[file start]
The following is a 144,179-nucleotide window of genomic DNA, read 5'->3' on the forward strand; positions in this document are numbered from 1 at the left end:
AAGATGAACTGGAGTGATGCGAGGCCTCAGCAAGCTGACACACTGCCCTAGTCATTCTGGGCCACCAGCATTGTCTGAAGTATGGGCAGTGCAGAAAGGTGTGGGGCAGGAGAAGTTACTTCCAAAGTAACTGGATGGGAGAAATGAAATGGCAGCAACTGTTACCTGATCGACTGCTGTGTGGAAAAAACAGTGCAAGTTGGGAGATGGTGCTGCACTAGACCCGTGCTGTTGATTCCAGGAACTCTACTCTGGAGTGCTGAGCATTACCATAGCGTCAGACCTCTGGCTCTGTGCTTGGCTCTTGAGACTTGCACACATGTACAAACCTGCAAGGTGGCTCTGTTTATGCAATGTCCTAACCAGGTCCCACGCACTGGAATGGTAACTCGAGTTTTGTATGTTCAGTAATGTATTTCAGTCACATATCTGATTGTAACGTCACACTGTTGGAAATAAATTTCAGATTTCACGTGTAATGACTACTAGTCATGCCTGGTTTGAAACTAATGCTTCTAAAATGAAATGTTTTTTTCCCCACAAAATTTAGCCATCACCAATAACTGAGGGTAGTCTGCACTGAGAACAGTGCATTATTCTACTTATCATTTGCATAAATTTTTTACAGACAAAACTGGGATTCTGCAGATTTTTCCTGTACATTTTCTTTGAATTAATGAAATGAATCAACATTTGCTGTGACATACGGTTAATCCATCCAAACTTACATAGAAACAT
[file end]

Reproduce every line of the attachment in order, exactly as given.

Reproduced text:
The following is a 144,179-nucleotide window of genomic DNA, read 5'->3' on the forward strand; positions in this document are numbered from 1 at the left end:
AAGATGAACTGGAGTGATGCGAGGCCTCAGCAAGCTGACACACTGCCCTAGTCATTCTGGGCCACCAGCATTGTCTGAAGTATGGGCAGTGCAGAAAGGTGTGGGGCAGGAGAAGTTACTTCCAAAGTAACTGGATGGGAGAAATGAAATGGCAGCAACTGTTACCTGATCGACTGCTGTGTGGAAAAAACAGTGCAAGTTGGGAGATGGTGCTGCACTAGACCCGTGCTGTTGATTCCAGGAACTCTACTCTGGAGTGCTGAGCATTACCATAGCGTCAGACCTCTGGCTCTGTGCTTGGCTCTTGAGACTTGCACACATGTACAAACCTGCAAGGTGGCTCTGTTTATGCAATGTCCTAACCAGGTCCCACGCACTGGAATGGTAACTCGAGTTTTGTATGTTCAGTAATGTATTTCAGTCACATATCTGATTGTAACGTCACACTGTTGGAAATAAATTTCAGATTTCACGTGTAATGACTACTAGTCATGCCTGGTTTGAAACTAATGCTTCTAAAATGAAATGTTTTTTTCCCCACAAAATTTAGCCATCACCAATAACTGAGGGTAGTCTGCACTGAGAACAGTGCATTATTCTACTTATCATTTGCATAAATTTTTTACAGACAAAACTGGGATTCTGCAGATTTTTCCTGTACATTTTCTTTGAATTAATGAAATGAATCAACATTTGCTGTGACATACGGTTAATCCATCCAAACTTACATAGAAACAT